Micronycteris microtis 

Scope: Global
Language: English

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Taxonomy [top]

Kingdom Phylum Class Order Family
Animalia Chordata Mammalia Chiroptera Phyllostomidae

Scientific Name: Micronycteris microtis Miller, 1898
Common Name(s):
English Common Big-eared Bat
Taxonomic Notes: Micronycteris megalotis subsp., recognized as species by Simmons 1996. Synonymous with M. megalotis (unpublished molecular data).

Assessment Information [top]

Red List Category & Criteria: Least Concern ver 3.1
Year Published: 2008
Date Assessed: 2008-06-30
Assessor(s): Miller, B., Reid, F., Arroyo-Cabrales, J., Cuarón, A.D. & de Grammont, P.C.
Reviewer(s): Medellín, R. (Chiroptera Red List Authority) & Schipper, J. (Global Mammal Assessment Team)
This species is listed as Least Concern in because of its wide distribution, presumed large population, occurrence in a number of protected areas, tolerance to some degree of habitat modification, and because it is unlikely to be declining at nearly the rate required to qualify for listing in a threatened category.

Geographic Range [top]

Range Description:This species occurs from Jalisco and Tamaulipas, Mexico, throughout Central America to Colombia, Venezuela, French Guiana, and Amazonian Brazil. Lowlands to 2,600 m (Reid, 1997). Also Bolivia.
Countries occurrence:
Belize; Bolivia, Plurinational States of; Brazil; Colombia; Costa Rica; El Salvador; French Guiana; Guatemala; Guyana; Honduras; Mexico; Nicaragua; Panama; Venezuela, Bolivarian Republic of
Additional data:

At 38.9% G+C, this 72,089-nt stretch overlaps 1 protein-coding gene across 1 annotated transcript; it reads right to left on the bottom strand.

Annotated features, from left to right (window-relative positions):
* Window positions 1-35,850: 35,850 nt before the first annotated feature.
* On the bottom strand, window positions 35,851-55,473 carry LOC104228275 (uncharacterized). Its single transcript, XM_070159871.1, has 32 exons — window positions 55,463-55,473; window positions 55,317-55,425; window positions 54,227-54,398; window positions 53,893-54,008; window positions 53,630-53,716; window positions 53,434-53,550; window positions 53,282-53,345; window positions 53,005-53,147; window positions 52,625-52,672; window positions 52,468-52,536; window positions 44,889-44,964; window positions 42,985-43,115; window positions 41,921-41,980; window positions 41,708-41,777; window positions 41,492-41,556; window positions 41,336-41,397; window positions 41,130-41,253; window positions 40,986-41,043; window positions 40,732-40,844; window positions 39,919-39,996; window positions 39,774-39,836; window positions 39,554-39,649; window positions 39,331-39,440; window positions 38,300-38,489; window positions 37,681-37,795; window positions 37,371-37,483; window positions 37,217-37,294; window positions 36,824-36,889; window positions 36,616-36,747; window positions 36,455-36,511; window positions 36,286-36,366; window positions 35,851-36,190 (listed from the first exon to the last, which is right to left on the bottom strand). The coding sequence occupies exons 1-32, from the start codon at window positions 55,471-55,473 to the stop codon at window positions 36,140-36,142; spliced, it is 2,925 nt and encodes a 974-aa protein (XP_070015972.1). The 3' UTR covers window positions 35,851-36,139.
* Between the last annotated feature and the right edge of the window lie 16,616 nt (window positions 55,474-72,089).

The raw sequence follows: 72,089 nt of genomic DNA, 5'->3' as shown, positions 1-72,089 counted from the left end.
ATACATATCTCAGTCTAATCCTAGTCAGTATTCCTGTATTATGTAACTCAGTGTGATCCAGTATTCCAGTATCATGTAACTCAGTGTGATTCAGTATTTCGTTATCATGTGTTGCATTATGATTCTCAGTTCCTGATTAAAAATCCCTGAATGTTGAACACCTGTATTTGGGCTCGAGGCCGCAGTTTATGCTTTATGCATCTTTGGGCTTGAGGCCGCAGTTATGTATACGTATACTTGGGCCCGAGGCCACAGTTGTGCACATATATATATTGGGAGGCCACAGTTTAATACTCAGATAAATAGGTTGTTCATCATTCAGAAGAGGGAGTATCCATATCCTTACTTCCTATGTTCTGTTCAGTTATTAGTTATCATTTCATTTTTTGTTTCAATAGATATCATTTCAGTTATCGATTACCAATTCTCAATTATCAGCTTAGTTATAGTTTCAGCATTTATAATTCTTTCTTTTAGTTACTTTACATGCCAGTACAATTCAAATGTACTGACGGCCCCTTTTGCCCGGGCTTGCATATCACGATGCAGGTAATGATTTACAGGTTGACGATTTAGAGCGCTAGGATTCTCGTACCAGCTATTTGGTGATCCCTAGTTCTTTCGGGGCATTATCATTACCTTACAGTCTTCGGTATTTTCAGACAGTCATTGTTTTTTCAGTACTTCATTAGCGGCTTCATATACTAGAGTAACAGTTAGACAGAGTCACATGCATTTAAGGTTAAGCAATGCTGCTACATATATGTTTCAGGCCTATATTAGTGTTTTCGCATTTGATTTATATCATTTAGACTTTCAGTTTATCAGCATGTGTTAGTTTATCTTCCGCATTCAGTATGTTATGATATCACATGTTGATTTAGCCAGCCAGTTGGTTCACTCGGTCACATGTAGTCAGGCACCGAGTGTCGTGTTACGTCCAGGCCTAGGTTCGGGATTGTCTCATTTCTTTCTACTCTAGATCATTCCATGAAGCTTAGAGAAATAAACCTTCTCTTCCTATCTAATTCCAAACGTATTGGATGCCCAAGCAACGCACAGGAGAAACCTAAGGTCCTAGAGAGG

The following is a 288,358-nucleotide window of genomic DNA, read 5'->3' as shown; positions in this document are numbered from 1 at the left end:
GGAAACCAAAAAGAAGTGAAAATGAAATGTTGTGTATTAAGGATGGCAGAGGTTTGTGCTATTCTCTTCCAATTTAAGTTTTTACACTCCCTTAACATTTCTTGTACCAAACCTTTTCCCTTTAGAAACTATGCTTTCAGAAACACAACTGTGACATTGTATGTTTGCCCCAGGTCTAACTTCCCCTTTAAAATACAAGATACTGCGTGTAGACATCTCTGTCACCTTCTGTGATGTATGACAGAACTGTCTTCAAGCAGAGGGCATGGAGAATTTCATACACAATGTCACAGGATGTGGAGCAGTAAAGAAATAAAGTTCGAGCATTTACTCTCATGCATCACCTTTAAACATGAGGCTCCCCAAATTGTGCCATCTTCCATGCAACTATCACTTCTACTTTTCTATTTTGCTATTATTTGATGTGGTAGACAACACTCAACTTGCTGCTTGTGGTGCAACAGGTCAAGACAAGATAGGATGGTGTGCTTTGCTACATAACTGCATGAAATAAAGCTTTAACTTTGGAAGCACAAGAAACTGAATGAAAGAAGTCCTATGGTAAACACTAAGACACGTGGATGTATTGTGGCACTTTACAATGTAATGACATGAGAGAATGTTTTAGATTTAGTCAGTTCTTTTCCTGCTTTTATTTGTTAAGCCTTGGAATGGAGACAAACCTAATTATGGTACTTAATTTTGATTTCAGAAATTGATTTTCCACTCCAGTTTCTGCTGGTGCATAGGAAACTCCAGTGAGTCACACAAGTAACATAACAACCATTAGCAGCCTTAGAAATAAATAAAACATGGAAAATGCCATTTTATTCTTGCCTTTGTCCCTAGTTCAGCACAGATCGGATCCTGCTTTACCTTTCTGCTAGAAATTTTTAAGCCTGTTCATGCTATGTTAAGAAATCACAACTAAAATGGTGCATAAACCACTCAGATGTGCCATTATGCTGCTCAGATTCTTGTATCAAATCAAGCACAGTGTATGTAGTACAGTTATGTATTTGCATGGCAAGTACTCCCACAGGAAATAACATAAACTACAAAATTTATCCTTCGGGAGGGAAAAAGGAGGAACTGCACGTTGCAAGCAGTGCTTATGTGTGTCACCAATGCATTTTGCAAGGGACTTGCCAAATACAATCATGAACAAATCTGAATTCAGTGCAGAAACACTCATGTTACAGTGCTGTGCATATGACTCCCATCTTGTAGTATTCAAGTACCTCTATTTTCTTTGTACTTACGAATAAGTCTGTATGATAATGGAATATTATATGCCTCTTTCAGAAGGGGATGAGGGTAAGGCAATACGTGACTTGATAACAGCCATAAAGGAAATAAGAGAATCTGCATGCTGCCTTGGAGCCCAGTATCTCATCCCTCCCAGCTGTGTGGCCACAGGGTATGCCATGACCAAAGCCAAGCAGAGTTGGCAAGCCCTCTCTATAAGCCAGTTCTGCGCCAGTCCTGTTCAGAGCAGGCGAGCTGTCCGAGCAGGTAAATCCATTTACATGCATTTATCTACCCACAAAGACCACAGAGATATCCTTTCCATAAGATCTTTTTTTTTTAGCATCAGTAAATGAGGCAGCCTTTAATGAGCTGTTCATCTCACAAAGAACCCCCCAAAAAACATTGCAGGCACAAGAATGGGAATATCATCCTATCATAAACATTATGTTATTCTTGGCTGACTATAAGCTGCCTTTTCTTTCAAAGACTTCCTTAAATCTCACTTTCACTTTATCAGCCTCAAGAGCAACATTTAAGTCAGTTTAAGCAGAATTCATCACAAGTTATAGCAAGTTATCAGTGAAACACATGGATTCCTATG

Upper elevation limit (metres):2600
Range Map:Click here to open the map viewer and explore range.

Population [top]

Population:Rather common and widespread. This species is the most commonly encountered Micronycteris in southeastern Mexico and Central America (Reid 1997).
Current Population Trend:Stable
Additional data:
Population severely fragmented:No

Habitat and Ecology [top]

Habitat and Ecology:This small bat occurs in evergreen and deciduous forest, second growth, and orchards. Roosts in hollow trees, logs, caves, mines, buildings, culverts, and large mammal burrows in areas with some natural light, they are alert and easily induced to take flight. Shallow earthen depressions along banks and among tree roots are also ocupied. Clusters of 4 to 6 bats hang together from the ceiling of the roost. Their diet includes fruit and insects; insects may be gleaned from the vegetation or captured in flight. Food is usually consumed at a night roost, which may be the same as the day roost or may only be used at night. A collection of wings and legs dropped at night roosts in Costa Rica consisted of insects of 13 different orders, with small scarab beetles, grasshoppers, cockroaches, crickets, and katydids predominating. Seasonal changes in diet, probably reflecting insect abundances, were noted (LaVal and LaVal, 1980). A roost in Mexico contained wings of Lepidoptera. In Panama flies and beetles were taken (Humphrey et al., 1983). Single young are born annually, usually at the onset of the rainy season.

Threats [top]

Major Threat(s): There are no major threats throughout the species range.

Conservation Actions [top]

Conservation Actions: Found in protected areas.

Citation: Miller, B., Reid, F., Arroyo-Cabrales, J., Cuarón, A.D. & de Grammont, P.C. 2008. Micronycteris microtis. The IUCN Red List of Threatened Species 2008: e.T136424A4289824. . Downloaded on 17 August 2018.
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